Story by Kimia Nikseresht
Before today’s technologically-savvy generation, there was a time where rigid social boundaries existed between work and home, private and public. One’s social life remained unspoken in the realm of professionalism and work did not interfere with soccer games or walks in the park. Relationships were founded on the basis of trust through shared experiences and the work day ended at 5:00.
Story by Kendall Siewert
Let me set the scene for you. It’s a Thursday night in good ol’ Cville, where bar lines and my desire to stay in with a slice of Christian’s pizza increase at the same rate. It’s hot, so I’m feeling grateful I chose a black tank top to avoid major sweat stains while I journey from my house to the Corner. I see a group of girls walking towards me. I don’t think anything of it until one of them makes a comment loudly as she passes me.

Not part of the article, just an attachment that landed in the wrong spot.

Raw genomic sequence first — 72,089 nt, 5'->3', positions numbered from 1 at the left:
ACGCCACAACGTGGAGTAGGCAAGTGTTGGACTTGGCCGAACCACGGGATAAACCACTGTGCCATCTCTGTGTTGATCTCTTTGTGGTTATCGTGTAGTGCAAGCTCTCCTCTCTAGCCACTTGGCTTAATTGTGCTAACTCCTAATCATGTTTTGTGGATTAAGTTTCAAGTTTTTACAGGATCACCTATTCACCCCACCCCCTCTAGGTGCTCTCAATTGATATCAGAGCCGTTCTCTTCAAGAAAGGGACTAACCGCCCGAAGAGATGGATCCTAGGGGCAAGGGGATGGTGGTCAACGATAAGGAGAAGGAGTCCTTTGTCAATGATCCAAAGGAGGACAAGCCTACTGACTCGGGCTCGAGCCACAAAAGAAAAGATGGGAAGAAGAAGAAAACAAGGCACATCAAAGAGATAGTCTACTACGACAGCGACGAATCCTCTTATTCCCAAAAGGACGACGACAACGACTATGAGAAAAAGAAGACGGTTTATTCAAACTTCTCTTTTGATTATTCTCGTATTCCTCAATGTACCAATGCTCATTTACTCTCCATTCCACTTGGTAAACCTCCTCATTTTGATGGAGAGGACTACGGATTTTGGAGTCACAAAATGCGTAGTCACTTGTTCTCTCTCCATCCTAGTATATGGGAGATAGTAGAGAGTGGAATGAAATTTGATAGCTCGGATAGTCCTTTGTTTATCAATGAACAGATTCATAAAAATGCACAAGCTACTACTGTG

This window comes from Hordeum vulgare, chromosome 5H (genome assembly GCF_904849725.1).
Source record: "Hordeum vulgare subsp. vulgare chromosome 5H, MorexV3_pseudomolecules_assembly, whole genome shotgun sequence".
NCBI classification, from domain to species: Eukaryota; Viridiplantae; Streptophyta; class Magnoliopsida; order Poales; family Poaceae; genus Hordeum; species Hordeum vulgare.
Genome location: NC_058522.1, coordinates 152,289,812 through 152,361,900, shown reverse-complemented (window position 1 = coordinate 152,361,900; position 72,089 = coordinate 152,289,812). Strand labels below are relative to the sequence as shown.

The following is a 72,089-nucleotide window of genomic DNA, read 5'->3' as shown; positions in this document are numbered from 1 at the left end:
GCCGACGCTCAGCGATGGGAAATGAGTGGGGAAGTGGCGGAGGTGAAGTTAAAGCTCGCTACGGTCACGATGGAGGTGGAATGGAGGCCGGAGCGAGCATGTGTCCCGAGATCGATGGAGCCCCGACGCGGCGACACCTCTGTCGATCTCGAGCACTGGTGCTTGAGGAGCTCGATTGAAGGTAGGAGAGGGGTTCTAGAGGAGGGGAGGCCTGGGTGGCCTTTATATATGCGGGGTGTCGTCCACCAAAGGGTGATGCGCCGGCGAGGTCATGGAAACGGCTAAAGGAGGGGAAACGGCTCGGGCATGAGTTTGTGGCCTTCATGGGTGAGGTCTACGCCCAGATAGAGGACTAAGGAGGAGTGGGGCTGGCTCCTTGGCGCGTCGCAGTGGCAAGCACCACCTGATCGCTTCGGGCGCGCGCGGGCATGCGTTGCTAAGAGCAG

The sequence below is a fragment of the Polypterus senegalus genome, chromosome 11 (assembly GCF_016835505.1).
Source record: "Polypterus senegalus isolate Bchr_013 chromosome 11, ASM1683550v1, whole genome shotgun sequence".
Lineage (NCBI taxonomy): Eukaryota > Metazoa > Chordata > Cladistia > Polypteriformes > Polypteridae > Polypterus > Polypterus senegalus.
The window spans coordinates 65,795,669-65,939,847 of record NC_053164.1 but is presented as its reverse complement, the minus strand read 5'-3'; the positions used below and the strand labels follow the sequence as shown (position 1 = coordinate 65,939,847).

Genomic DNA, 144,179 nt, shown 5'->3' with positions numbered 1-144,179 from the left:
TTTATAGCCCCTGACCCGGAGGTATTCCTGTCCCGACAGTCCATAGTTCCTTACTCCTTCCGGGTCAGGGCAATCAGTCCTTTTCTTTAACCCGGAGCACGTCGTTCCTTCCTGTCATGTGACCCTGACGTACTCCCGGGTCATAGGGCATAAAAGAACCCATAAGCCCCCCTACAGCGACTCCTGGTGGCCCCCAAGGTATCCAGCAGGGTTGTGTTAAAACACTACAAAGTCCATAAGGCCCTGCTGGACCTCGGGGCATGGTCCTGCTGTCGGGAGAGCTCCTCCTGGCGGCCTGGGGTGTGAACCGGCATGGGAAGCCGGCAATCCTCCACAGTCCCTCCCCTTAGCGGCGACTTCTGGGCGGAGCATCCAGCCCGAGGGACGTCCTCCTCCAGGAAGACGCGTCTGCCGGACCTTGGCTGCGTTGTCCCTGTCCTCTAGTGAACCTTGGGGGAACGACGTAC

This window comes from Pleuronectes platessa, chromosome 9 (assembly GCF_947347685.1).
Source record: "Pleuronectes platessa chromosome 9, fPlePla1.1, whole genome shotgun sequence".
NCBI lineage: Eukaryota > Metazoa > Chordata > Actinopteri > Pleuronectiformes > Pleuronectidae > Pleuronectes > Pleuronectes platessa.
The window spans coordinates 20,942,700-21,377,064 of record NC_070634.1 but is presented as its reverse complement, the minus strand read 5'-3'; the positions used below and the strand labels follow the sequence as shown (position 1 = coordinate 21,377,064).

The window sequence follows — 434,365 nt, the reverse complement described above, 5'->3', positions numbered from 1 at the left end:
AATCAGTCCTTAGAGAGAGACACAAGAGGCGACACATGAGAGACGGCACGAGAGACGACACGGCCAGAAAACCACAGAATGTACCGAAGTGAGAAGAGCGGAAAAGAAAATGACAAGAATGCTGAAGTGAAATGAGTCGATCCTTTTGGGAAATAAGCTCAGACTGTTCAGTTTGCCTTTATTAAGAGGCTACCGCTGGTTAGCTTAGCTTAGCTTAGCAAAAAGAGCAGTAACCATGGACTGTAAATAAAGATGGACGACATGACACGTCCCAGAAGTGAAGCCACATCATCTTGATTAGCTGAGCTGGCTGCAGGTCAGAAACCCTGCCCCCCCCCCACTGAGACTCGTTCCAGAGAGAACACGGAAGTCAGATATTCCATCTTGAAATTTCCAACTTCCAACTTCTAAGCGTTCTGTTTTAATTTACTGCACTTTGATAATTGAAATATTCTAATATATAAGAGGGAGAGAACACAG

In the United States today, women make up an estimated 47 percent of the workforce. In the science and engineering field, however, women are far less represented than men. According to the National Girls Collaborative Project, women hold only 25 percent of occupations in computer and mathematical sciences, and only 13 percent of occupations in engineering.
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